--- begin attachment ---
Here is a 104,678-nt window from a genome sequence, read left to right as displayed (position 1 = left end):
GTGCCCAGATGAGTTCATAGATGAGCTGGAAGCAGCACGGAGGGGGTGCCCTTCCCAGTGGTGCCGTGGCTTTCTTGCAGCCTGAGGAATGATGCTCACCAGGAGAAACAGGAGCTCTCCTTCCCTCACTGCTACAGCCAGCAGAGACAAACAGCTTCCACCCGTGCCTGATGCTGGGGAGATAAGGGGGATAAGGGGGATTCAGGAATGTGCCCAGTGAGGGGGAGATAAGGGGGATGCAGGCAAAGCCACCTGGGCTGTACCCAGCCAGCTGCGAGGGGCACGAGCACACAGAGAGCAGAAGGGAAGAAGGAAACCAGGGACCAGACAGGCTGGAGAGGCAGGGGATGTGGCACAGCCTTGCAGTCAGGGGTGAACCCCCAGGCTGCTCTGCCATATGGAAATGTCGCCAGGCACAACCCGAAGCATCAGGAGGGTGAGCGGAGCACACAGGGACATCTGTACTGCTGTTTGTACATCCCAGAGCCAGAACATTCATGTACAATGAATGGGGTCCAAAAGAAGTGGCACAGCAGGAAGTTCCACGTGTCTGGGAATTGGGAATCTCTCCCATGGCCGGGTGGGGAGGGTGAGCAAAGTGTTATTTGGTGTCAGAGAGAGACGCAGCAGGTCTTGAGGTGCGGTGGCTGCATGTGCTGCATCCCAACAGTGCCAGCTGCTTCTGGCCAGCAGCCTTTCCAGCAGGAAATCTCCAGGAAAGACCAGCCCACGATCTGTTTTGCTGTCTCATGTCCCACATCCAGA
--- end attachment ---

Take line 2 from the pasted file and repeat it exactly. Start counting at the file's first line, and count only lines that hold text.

GTGCCCAGATGAGTTCATAGATGAGCTGGAAGCAGCACGGAGGGGGTGCCCTTCCCAGTGGTGCCGTGGCTTTCTTGCAGCCTGAGGAATGATGCTCACCAGGAGAAACAGGAGCTCTCCTTCCCTCACTGCTACAGCCAGCAGAGACAAACAGCTTCCACCCGTGCCTGATGCTGGGGAGATAAGGGGGATAAGGGGGATTCAGGAATGTGCCCAGTGAGGGGGAGATAAGGGGGATGCAGGCAAAGCCACCTGGGCTGTACCCAGCCAGCTGCGAGGGGCACGAGCACACAGAGAGCAGAAGGGAAGAAGGAAACCAGGGACCAGACAGGCTGGAGAGGCAGGGGATGTGGCACAGCCTTGCAGTCAGGGGTGAACCCCCAGGCTGCTCTGCCATATGGAAATGTCGCCAGGCACAACCCGAAGCATCAGGAGGGTGAGCGGAGCACACAGGGACATCTGTACTGCTGTTTGTACATCCCAGAGCCAGAACATTCATGTACAATGAATGGGGTCCAAAAGAAGTGGCACAGCAGGAAGTTCCACGTGTCTGGGAATTGGGAATCTCTCCCATGGCCGGGTGGGGAGGGTGAGCAAAGTGTTATTTGGTGTCAGAGAGAGACGCAGCAGGTCTTGAGGTGCGGTGGCTGCATGTGCTGCATCCCAACAGTGCCAGCTGCTTCTGGCCAGCAGCCTTTCCAGCAGGAAATCTCCAGGAAAGACCAGCCCACGATCTGTTTTGCTGTCTCATGTCCCACATCCAGA